The complete radiometric analysis of a fluorescent opaque sample is described. Conventionally, the spectral analysis of reflected radiation from a non-fluorescent opaque object is made by comparing the radiation reflected from the sample under study, with that from a near-perfect reflecting diffuser, dispersing the radiation either before or after reflection. This approach using one monochromator cannot provide a complete analysis of the radiometric properties of a fluorescent substance. The NPL Spectrofluorimeter described here has been developed to tackle this problem. The instrument uses two monochromators to enable the fluorescent radiation to be separated from the reflected radiation and to allow the spectral distribution of fluorescent emission to be studied, for a given excitation. Three types of spectrofluorimetric measurement are possible enabling the sample to be characterized in terms of a set of radiance factors, or in terms of its excitation and emission spectra, and permitting the behaviour of the sample under any stated illuminant to be predicted.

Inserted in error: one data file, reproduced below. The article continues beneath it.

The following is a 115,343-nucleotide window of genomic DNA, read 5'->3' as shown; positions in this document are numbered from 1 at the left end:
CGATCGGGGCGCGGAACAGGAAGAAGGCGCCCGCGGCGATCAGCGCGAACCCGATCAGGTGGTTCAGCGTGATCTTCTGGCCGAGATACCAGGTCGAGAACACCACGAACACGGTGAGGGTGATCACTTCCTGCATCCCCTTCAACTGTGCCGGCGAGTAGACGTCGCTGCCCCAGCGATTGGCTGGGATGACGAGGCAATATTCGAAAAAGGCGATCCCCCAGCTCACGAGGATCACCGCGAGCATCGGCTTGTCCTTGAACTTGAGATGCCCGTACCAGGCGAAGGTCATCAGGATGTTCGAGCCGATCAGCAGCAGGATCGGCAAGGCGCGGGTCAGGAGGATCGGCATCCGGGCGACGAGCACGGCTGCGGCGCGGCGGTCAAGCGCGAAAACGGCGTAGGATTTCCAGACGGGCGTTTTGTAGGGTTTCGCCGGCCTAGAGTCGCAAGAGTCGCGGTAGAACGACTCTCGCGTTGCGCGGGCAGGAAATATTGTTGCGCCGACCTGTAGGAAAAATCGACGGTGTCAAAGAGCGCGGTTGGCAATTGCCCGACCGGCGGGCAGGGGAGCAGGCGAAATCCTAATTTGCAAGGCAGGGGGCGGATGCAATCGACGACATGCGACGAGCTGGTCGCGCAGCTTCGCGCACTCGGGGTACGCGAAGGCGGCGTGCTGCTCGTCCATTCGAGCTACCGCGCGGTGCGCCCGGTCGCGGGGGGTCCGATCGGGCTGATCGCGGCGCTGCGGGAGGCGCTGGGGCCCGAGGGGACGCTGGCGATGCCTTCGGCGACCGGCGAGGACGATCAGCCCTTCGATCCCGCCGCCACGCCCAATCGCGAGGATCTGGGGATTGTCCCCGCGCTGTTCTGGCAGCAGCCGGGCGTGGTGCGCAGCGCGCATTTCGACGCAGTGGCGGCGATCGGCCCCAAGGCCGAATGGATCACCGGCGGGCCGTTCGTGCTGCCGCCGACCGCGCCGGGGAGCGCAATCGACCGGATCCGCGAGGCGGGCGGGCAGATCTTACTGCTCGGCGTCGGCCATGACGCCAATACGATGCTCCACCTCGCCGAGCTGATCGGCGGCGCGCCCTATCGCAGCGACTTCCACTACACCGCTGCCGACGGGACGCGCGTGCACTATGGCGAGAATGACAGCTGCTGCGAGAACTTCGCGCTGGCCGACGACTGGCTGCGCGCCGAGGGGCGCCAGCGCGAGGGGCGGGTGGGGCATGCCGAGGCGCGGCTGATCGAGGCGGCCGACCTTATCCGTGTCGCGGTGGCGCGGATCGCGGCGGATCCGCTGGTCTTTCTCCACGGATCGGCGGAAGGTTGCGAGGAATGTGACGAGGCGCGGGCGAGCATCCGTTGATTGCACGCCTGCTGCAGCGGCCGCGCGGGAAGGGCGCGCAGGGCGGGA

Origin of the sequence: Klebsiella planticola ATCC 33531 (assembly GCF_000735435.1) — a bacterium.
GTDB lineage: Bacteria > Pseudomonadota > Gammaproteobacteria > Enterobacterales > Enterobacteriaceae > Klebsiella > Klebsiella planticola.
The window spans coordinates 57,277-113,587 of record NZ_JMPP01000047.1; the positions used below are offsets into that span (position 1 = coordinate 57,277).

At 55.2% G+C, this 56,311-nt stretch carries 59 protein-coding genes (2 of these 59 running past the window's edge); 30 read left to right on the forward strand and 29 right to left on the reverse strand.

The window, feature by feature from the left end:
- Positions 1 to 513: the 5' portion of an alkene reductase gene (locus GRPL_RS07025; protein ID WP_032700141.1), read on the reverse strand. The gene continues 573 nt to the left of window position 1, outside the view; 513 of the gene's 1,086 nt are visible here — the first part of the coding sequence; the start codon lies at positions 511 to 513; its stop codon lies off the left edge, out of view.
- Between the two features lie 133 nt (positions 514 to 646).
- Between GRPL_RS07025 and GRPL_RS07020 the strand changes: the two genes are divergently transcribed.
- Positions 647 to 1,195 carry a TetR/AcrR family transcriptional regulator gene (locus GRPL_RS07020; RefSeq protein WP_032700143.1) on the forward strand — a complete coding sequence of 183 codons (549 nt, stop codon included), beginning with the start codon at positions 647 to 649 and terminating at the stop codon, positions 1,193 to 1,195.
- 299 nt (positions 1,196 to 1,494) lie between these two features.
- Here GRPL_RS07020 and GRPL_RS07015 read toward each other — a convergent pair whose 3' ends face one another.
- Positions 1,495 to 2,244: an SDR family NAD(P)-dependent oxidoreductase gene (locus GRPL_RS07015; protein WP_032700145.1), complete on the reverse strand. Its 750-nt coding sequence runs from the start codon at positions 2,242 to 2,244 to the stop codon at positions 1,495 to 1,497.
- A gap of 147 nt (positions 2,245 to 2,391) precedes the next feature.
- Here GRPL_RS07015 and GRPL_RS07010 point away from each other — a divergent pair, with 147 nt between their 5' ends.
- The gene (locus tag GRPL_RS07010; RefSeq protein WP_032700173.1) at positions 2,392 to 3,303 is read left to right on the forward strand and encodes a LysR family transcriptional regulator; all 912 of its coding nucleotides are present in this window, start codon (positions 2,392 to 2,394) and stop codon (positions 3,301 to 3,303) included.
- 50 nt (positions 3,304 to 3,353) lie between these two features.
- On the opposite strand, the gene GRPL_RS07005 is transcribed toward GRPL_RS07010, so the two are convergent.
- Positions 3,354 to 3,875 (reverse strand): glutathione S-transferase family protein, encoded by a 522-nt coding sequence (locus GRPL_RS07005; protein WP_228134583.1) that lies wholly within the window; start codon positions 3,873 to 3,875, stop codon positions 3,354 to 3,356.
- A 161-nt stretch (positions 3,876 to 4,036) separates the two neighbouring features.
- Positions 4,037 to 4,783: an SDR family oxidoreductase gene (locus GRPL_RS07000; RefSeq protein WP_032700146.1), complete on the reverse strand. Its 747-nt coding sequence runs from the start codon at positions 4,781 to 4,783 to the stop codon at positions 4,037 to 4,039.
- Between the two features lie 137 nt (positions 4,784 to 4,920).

Polarization pyrometry is discussed and it is shown that under certain conditions this thermometric technique does not rely on a knowledge of the emissivity of the surface whose temperature is to be measured. An instrument has been designed which operates over a range from 200 - 500 °C, and some preliminary results are presented for tests on stainless steel, aluminium and copper surfaces.